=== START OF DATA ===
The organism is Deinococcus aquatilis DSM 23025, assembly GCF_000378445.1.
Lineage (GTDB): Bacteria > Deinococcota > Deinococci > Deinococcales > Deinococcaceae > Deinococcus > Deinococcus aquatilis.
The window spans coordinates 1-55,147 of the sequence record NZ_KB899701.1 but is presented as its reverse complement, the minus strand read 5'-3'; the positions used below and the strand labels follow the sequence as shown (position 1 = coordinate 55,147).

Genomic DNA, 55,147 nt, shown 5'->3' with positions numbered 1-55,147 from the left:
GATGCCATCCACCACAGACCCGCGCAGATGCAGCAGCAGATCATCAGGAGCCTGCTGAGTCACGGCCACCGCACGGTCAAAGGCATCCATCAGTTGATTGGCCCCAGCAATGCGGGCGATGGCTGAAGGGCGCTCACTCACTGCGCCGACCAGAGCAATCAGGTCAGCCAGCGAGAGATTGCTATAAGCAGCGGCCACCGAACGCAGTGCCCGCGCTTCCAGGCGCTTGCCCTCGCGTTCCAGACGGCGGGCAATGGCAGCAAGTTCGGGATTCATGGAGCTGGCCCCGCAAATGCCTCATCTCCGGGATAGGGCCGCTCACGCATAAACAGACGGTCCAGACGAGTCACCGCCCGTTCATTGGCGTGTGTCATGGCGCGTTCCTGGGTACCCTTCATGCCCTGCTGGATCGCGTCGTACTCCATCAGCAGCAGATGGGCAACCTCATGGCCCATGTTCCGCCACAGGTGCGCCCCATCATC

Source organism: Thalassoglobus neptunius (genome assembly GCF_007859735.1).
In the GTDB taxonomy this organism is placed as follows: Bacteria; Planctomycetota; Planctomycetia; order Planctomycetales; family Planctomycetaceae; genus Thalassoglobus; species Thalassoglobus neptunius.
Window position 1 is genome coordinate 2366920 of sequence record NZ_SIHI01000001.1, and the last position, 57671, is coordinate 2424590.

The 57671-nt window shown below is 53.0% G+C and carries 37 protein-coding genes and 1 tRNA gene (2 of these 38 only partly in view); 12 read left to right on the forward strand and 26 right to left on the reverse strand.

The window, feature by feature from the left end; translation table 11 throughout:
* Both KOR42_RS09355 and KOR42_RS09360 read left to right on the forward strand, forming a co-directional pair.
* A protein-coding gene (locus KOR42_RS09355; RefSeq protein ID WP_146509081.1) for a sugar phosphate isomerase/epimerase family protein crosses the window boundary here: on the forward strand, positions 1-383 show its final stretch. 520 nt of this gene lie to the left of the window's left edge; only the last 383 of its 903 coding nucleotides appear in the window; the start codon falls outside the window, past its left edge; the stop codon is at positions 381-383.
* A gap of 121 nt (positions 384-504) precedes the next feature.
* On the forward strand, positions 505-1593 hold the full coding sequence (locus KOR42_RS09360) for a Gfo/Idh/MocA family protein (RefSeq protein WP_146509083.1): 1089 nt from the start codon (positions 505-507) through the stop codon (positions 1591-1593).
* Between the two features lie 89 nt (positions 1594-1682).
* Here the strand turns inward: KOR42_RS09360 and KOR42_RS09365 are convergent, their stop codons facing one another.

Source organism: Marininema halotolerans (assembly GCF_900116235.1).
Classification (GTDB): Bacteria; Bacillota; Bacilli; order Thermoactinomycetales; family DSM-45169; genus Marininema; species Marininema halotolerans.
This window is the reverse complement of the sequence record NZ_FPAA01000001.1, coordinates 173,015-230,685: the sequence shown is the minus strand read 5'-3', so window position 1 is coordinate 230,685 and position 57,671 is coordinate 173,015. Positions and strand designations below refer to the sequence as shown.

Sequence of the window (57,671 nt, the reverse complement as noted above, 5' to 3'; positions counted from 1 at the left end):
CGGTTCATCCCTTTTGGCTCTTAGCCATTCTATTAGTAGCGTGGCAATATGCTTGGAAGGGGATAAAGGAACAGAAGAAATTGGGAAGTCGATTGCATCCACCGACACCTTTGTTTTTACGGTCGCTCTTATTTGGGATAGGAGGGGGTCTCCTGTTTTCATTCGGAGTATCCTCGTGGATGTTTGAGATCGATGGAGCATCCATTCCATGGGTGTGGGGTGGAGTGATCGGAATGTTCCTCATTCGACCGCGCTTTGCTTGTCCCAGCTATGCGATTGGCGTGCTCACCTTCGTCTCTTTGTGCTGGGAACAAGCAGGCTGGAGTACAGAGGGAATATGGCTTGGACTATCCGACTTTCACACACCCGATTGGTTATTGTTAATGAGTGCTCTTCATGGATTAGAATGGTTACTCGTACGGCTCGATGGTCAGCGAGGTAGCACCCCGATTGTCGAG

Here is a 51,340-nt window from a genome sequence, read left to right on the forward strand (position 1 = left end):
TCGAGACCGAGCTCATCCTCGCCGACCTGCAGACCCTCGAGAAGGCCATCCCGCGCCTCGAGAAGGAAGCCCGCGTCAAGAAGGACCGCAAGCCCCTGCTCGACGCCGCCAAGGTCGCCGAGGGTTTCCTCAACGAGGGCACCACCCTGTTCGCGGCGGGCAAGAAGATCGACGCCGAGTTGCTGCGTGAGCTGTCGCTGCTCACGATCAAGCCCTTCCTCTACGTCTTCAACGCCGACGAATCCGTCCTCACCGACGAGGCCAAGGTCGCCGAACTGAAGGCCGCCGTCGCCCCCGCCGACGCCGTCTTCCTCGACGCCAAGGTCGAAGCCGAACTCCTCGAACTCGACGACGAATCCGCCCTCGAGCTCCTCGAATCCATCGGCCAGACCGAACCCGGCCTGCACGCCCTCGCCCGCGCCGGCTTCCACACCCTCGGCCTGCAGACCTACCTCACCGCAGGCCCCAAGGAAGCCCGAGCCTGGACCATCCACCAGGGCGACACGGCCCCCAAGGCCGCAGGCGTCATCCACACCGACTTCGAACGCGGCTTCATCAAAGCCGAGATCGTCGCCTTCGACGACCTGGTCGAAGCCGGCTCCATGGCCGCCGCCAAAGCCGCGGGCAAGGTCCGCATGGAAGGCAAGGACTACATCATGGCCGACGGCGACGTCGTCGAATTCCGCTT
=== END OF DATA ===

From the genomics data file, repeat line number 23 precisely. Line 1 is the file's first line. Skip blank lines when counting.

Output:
TCGAGACCGAGCTCATCCTCGCCGACCTGCAGACCCTCGAGAAGGCCATCCCGCGCCTCGAGAAGGAAGCCCGCGTCAAGAAGGACCGCAAGCCCCTGCTCGACGCCGCCAAGGTCGCCGAGGGTTTCCTCAACGAGGGCACCACCCTGTTCGCGGCGGGCAAGAAGATCGACGCCGAGTTGCTGCGTGAGCTGTCGCTGCTCACGATCAAGCCCTTCCTCTACGTCTTCAACGCCGACGAATCCGTCCTCACCGACGAGGCCAAGGTCGCCGAACTGAAGGCCGCCGTCGCCCCCGCCGACGCCGTCTTCCTCGACGCCAAGGTCGAAGCCGAACTCCTCGAACTCGACGACGAATCCGCCCTCGAGCTCCTCGAATCCATCGGCCAGACCGAACCCGGCCTGCACGCCCTCGCCCGCGCCGGCTTCCACACCCTCGGCCTGCAGACCTACCTCACCGCAGGCCCCAAGGAAGCCCGAGCCTGGACCATCCACCAGGGCGACACGGCCCCCAAGGCCGCAGGCGTCATCCACACCGACTTCGAACGCGGCTTCATCAAAGCCGAGATCGTCGCCTTCGACGACCTGGTCGAAGCCGGCTCCATGGCCGCCGCCAAAGCCGCGGGCAAGGTCCGCATGGAAGGCAAGGACTACATCATGGCCGACGGCGACGTCGTCGAATTCCGCTT